Jewish Golden Rule Perspective / Stories
What is hateful to you, do not do to your fellow man, This is the essence of the law, all the rest is commentary
Talmud, Shabbat 31a
Embroidery by Beit SHalom Embroidery Guild
Did you know?
Tzedakah boxes are used to collect money for charity in homes, synagogues and schools. The term is synonymous with Sadaqah - the Muslim word for charity. And they have Sadaqah boxes too !
Rabbi Shoshana Kaminsky:
“Rabbi Hillel’s teaching can be seen as a commentary on the classic text from Leviticus 19: Love your neighbour as yourself. Judaism is full of reminders to look beyond ourselves to reflect on how we care for others. Rabbi Hillel’s assertion that this is the essence of the law is a powerful statement on religion’s central role in our lives”
Our group came together when some Torah covers were lost and we needed to make new mantles. Under the fortuitous guidance of Jennifer Beale, we have developed our collective skill and this is our sixth major project spanning a period of close to 20 years.
This work is of the text from Hillels dictum - Hillel was an important rabbinic authority from the first century BCE.
This principle encapsulates one of the fundamental tenets of Judaism, translating to “What is hateful to you, do not do to your fellow man. This is the law, all the rest is commentary.” (Talmud, Shabbat 31a)
The tree of life is a common symbol in our liturgy and is often reflected upon.
We have really enjoyed meeting with the other artists and learning about them. We hope this exhibition illustrates the strong commonalities of all our traditions, and that visitors enjoy the diversity of expressions of The Golden Rule.
The olive is well known for its nutritional and healing value and versatility As an oil it can light our way in a lamp, or cook the meal we share, as well as its role in anointing kings and priests.
Most significant are the olive leaves, which are the symbol of peace. The dove brought Noah an olive-leaf after the flood, to show that the waters had abated and that peace had been restored. Since then, olive leaves have symbolized the hope for peace.
Jewish Interfaith Stories
Politician commemorated for generosity
Emanuel Solomon was transported to Australia for receiving stolen goods, but after he had served his seven year sentence quickly became a successful businessman. He came to Adelaide in 1837, and in 1840 he opened the Queen’s Theatre.
In 1871, Mary McKillop was excommunicated by the Vatican, and she and her fellow Sisters of St. Joseph were evicted from their convent in Adelaide. Emanuel Solomon provided them with rent-free housing until the order of excommunication was rescinded.
When Mary McKillop was canonised as a saint in 2010, descendants of Emanuel Solomon were invited to be present for the celebration in Adelaid
Love makes a way
Rabbi Shoshana Kaminsky of Beit Shalom Synagogue in Adelaide believes Jews have a special responsibility to advocate on behalf of asylum seekers seeking refuge in Australia.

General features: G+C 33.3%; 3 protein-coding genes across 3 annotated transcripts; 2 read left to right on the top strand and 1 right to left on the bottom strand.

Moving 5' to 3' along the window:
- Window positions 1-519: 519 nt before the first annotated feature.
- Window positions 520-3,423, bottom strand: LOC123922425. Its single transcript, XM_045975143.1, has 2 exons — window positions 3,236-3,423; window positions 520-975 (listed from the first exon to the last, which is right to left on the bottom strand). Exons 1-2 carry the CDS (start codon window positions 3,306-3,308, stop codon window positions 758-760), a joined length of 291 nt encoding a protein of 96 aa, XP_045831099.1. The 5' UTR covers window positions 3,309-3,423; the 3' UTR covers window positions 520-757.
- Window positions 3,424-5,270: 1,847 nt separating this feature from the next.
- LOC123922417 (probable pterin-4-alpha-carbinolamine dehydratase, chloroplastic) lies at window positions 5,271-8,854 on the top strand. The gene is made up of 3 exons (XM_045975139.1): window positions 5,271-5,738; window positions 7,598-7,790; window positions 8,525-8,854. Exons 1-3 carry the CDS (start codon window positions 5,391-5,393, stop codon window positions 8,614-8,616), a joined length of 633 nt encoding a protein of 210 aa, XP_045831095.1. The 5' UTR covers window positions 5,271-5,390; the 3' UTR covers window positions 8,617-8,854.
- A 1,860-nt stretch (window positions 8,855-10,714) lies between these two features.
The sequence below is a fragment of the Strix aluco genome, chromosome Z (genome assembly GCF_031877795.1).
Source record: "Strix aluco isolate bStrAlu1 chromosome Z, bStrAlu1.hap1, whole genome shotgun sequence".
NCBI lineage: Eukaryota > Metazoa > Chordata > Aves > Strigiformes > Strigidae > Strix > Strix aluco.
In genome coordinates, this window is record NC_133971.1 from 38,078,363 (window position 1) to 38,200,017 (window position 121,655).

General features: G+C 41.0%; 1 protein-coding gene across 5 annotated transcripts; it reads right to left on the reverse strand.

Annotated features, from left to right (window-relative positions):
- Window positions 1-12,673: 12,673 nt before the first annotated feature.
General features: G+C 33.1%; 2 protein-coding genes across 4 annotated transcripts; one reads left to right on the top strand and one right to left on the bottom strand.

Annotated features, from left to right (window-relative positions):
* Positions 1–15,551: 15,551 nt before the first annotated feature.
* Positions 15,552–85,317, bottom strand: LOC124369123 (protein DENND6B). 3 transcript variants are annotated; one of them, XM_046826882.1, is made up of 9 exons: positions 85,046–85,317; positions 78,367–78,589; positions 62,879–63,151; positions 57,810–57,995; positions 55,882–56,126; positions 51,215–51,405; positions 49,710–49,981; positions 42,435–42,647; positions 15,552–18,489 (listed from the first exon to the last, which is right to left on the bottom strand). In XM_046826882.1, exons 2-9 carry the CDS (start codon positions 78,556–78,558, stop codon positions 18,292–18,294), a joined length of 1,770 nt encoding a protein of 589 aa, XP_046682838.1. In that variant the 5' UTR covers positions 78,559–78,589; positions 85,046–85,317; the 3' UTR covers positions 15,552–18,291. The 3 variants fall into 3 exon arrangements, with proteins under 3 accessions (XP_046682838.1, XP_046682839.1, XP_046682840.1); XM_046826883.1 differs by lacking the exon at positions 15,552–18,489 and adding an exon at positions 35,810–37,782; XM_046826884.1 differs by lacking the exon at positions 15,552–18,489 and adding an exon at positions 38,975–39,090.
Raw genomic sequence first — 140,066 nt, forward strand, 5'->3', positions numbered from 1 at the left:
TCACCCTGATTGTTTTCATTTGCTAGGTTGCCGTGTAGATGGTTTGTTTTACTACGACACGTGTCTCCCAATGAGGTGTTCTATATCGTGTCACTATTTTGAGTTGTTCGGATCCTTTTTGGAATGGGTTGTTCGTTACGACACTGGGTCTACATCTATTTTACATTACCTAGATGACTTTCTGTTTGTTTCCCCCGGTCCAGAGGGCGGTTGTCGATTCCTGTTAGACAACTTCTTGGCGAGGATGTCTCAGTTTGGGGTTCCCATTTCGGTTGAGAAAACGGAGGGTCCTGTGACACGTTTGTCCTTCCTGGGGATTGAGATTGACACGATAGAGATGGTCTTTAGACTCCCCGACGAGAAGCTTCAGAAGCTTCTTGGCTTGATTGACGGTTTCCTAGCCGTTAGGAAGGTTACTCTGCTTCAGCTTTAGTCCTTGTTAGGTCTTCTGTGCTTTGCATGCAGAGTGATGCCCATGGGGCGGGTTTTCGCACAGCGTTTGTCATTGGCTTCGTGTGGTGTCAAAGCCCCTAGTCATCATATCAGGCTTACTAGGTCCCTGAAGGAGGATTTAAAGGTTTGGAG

Remembering how Jews fleeing the Nazis were denied admission to many countries during World War II, Shoshana is trying to make sure that those fleeing persecution in their home countries can begin new lives in Australia.
On 23 June 2014, the Rabbi was part of a group of nine religious leaders who staged an illegal sit in at the office of MP Jamie Briggs in Mt. Barker asking that all children being held in indefinite detention be released. At the time there were 500 children in Australian detention facilities.
The group were arrested and charged with trespassing. At the subsequent trial, the magistrate said to them, “You are a credit to your faith.”
Public pressure put on the government did effect some change. However, despite a change of policies and a reduction in the number of people in detention, there are still children being held in appalling conditions in Nauru. Shoshana will continue to advocate for these children.
Aboriginal elders protested against the attacks on Jews
William Cooper was a Yorta Yorta man who lived and worked for much of his life on missions around Australia. It was only in the 1930s, already well into his seventies, that he found his true calling as an Aboriginal activist. In 1935, he founded the Australian Aborigines League to advocate for the rights of indigenous Australians, and he circulated a petition to King George V demanding greater civil rights. In 1938, William Cooper led a delegation of Aboriginal elders to the German consulate to protest Kristallnacht, an organised attack against Jewish homes, business and places of worship in Germany. They were turned away, but their’s was the only private protest against Kristallnacht anywhere in the world. Jewish Memorial to Aboriginal leader In 2010, Israel’s national Holocaust memorial and museum Yad Vashem created a memorial to William Cooper in gratitude for his selfless act.
Almost seventy years later, Jewish Supreme Court Justice John Sulan, the son of Holocaust survivors, was the inaugural chair of the South Australian Indigenous Law Student Mentoring Program, a position he held for eight years. He also chaired the Aboriginal Cultural Awareness Committee for the Judiciary and the Courts Aboriginal Reference Group in South Australia while serving as a member of the National Indigenous Cultural Awareness Committee. Justice Sulan has often said that he was motivated by the injustice his own parents encountered during the Holocaust to fight against injustice for others.